"Calm and deep peace in this wide air,
And leaves that redden to the fall;
And in my heart, a deep calm.
Calm and deep peace on this wide w old,
And all the silvery gossamers
That twinge into green and gold."
"In small proportions we just beauties see
And in short measures life may perfect be.
'majestic beauty of a marble hall."
"Who loves not Knowledge? Who shall rail
Against her Beauty? Let her Wor\ prevail.'
"And zones of beauteous sculpture set betwixt
Wit/i many a mystic symbol gird the hall. '
"He spa/^e of beauty:
And said the earth
11 1 c e - ^ j v e 5 1 it in 1 1 ' s (I ") f f i r c
"There is no beauty that hath, not some strangeness in proportion."
iL ih vary — i\ ef erettce ^citntt
'Beauty and beauteous words should 50 together."
'Tis that beauty of content
That ma\es the table's merriment.'
"The beauty oj youth's
dreams is unsurpassed.
(Our Tauu's Cltapol
"Where eternity is the measure
Felicity is the state
And angels are the company."
"Fair gleams the snowy altar cloth
The silver vessels spar\le clean
The hell thrice vines, the censer swings
And solemn chants resound between."
"It was a dream of perfect bliss
Too beautiful to last."
This is really farewell! Our Senior year is over
and we are no longer bound together within these
hallowed realms. True, the Elms will always mean
much to us, but not even in memory or the most
realistic nostalgia can we enjoy again that feeling
of belonging to and being a vital part of all that is
Our Lady of the Elms. We have experienced prob-
ably the four fullest years of our life, so it is no won-
der that it is actual pain to part, — but in parting
we carry the consolation and joy that we have made
everlasting friendships among ourselves and the
powers that be.
M. A. Dowd, M. A. Blair, L. DesRosiers, G. McCarthy, E. Murphy, C. Canty,
C. Fitzgerald, I. Mochak, B. Gregory.
A. Moriarty, K. Courtney, M. Rynn, M. F. Mackey, M. Urbon, M. Diggins,
R. Dalton, A. Heaphy, M. Hurley, J. Walsh.
P. Kelley, J. Bourque, C. McCoart, A. M. Bousquet, M. Sullivan, M. Lynch,
M. L. Kliendienst, J. Patrie, A. R. Rigabar, E. Shea.
A. Marshall, S. Madden, F. Boratyn, P. Hourihan, M. Nelen, M. R. Wirtalla,
M. Morgan, M. Bowen, M. Driscoll.
P. Street, G. Pierce, M. Scannell, N. Connors, K. Metcalfe, A. M. Martin,
P. Fehily, M. Finn, M. Mahoney, M. McMahon.
M. Mercier, E. Mulgrew, R. Cotter, R. Hannigan, S. A. Eisenmann, J. Maynard,
E. Ambrose, I. Morales, A. Boryczka, M. I. O'Malley.
Cap and Gown Investiture
From the address given by Reverend John H. Collins, S. ].
"The reception by the Senior Class of
the College of Our Lady of the Elms of the
Cap and Gown, brings us back to those
great ages of Faith, the ages of the Uni-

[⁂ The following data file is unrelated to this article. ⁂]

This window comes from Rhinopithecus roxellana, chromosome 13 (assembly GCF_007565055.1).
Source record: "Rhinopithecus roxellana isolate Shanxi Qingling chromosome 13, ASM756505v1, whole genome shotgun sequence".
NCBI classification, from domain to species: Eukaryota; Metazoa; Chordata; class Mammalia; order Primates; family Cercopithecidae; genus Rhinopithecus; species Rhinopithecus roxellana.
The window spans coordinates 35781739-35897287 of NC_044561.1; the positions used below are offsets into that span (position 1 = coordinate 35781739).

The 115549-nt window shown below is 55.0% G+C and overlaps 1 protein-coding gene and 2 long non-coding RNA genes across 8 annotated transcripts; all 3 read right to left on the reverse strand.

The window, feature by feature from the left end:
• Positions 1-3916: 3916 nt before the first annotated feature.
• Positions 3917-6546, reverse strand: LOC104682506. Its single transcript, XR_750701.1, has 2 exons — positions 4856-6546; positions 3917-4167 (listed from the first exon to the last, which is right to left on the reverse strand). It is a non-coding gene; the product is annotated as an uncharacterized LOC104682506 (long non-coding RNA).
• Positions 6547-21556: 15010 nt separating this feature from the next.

versities of Europe when each and every
professor and student wore the Cap and
Gown in school and out of school. . . .
The wearing of the traditional Cap and
Gown in those ages of Faith is but a
reminder that had gone down the cen-
turies, a reminder of the seamless robe
that His mother wove for Him — that Man
Who is, in His human personality, the
Sacred Humanity of God. That robe
which His Blessed Mother wove for Him
covered the human person of the Son of
God and everything for which He stood.
So, we may say in the words of the
Gospel, it encloses truth, it is He Who is
Eternal Truth. . . .
"Every one who is of the truth, heareth My voice." Truth is what He
taught. It was the truth which He brought down from the Father in heaven.
All during His public life on earth, He taught us the relation between God
and man, between God and this world, every part of it. The relationship that
exists between man and this world was taught by Him. He did not go up to
heaven and leave us confused. No, He appointed that body of teachers who
would unfold that truth for us, who would enlighten our minds so that that
truth would grow more clear for each and every one of us. The Eternal Truth
will be abiding with the Church down to the end of time. . . .
Truth — What is truth? Here at a Catholic college, where the principles of
our Divine Lord are taught, you learn the truth. You go out into the world
with truth. You are able to solve not only the problems that come before you
in life, but you are able, with that clearness of vision which truth gives you,
to stand up and face the truth anywhere. In any social, economic, or any
other type of problem, the Catholic college graduate has learned the lesson
of right. With the lessons of truth which they have received at a Catholic
college, they will not be afraid to stand before the world, knowing that truth
will always prevail. Is this true in general? God grant that it would be true
of each and every member of the Senior Class. . . .
Members of the Senior Class, hold fast to the truth, for only those who are
of the truth hear the voice of Christ, our Blessed Lord. Show forth the absolute
truth of the Father in heaven, that Person Who is Truth, for "every one who is
of the Truth, heareth My voice."
"Insignia of Seniority."
SlMttnr M. Ambrose, S.i>.